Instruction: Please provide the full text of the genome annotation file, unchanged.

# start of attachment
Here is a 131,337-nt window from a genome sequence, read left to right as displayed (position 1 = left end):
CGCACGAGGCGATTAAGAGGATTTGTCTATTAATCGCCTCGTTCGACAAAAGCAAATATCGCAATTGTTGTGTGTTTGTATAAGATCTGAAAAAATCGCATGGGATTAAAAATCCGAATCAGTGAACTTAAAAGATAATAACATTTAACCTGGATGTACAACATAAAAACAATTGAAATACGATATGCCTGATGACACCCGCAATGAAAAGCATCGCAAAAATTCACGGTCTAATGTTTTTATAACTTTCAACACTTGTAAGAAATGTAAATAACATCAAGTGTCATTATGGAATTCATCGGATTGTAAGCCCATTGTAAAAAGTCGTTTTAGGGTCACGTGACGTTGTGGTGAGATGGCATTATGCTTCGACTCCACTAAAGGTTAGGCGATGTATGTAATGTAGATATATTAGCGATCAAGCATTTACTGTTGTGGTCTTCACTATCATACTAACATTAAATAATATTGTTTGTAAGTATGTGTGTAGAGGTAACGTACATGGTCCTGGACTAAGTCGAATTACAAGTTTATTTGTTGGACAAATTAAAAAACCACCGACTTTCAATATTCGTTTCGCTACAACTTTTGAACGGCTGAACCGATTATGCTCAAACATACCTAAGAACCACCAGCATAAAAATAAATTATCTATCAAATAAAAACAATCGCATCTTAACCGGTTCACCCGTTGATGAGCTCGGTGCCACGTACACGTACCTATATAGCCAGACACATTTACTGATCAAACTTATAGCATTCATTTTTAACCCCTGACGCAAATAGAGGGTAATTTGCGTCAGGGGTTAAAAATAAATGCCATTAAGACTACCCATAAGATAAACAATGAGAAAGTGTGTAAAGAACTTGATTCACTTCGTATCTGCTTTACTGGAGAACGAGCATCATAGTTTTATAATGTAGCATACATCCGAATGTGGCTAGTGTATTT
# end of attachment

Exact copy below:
Here is a 131,337-nt window from a genome sequence, read left to right as displayed (position 1 = left end):
CGCACGAGGCGATTAAGAGGATTTGTCTATTAATCGCCTCGTTCGACAAAAGCAAATATCGCAATTGTTGTGTGTTTGTATAAGATCTGAAAAAATCGCATGGGATTAAAAATCCGAATCAGTGAACTTAAAAGATAATAACATTTAACCTGGATGTACAACATAAAAACAATTGAAATACGATATGCCTGATGACACCCGCAATGAAAAGCATCGCAAAAATTCACGGTCTAATGTTTTTATAACTTTCAACACTTGTAAGAAATGTAAATAACATCAAGTGTCATTATGGAATTCATCGGATTGTAAGCCCATTGTAAAAAGTCGTTTTAGGGTCACGTGACGTTGTGGTGAGATGGCATTATGCTTCGACTCCACTAAAGGTTAGGCGATGTATGTAATGTAGATATATTAGCGATCAAGCATTTACTGTTGTGGTCTTCACTATCATACTAACATTAAATAATATTGTTTGTAAGTATGTGTGTAGAGGTAACGTACATGGTCCTGGACTAAGTCGAATTACAAGTTTATTTGTTGGACAAATTAAAAAACCACCGACTTTCAATATTCGTTTCGCTACAACTTTTGAACGGCTGAACCGATTATGCTCAAACATACCTAAGAACCACCAGCATAAAAATAAATTATCTATCAAATAAAAACAATCGCATCTTAACCGGTTCACCCGTTGATGAGCTCGGTGCCACGTACACGTACCTATATAGCCAGACACATTTACTGATCAAACTTATAGCATTCATTTTTAACCCCTGACGCAAATAGAGGGTAATTTGCGTCAGGGGTTAAAAATAAATGCCATTAAGACTACCCATAAGATAAACAATGAGAAAGTGTGTAAAGAACTTGATTCACTTCGTATCTGCTTTACTGGAGAACGAGCATCATAGTTTTATAATGTAGCATACATCCGAATGTGGCTAGTGTATTT